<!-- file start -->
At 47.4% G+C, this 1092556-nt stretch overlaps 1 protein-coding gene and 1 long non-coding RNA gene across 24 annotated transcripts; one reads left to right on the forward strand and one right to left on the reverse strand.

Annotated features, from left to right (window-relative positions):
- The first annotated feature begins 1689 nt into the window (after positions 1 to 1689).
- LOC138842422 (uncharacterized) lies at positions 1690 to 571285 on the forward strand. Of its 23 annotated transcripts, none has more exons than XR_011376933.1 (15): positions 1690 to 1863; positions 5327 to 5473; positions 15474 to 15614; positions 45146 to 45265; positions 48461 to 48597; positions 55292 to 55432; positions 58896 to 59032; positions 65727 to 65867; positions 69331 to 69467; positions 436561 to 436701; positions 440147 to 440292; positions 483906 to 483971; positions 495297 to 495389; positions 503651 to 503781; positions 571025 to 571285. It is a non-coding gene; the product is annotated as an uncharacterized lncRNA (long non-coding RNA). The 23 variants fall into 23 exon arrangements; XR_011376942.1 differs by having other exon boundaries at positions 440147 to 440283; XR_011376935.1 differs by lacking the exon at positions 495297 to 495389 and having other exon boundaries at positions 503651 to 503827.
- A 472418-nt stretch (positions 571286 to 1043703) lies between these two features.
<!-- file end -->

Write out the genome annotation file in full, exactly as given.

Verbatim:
At 47.4% G+C, this 1092556-nt stretch overlaps 1 protein-coding gene and 1 long non-coding RNA gene across 24 annotated transcripts; one reads left to right on the forward strand and one right to left on the reverse strand.

Annotated features, from left to right (window-relative positions):
- The first annotated feature begins 1689 nt into the window (after positions 1 to 1689).
- LOC138842422 (uncharacterized) lies at positions 1690 to 571285 on the forward strand. Of its 23 annotated transcripts, none has more exons than XR_011376933.1 (15): positions 1690 to 1863; positions 5327 to 5473; positions 15474 to 15614; positions 45146 to 45265; positions 48461 to 48597; positions 55292 to 55432; positions 58896 to 59032; positions 65727 to 65867; positions 69331 to 69467; positions 436561 to 436701; positions 440147 to 440292; positions 483906 to 483971; positions 495297 to 495389; positions 503651 to 503781; positions 571025 to 571285. It is a non-coding gene; the product is annotated as an uncharacterized lncRNA (long non-coding RNA). The 23 variants fall into 23 exon arrangements; XR_011376942.1 differs by having other exon boundaries at positions 440147 to 440283; XR_011376935.1 differs by lacking the exon at positions 495297 to 495389 and having other exon boundaries at positions 503651 to 503827.
- A 472418-nt stretch (positions 571286 to 1043703) lies between these two features.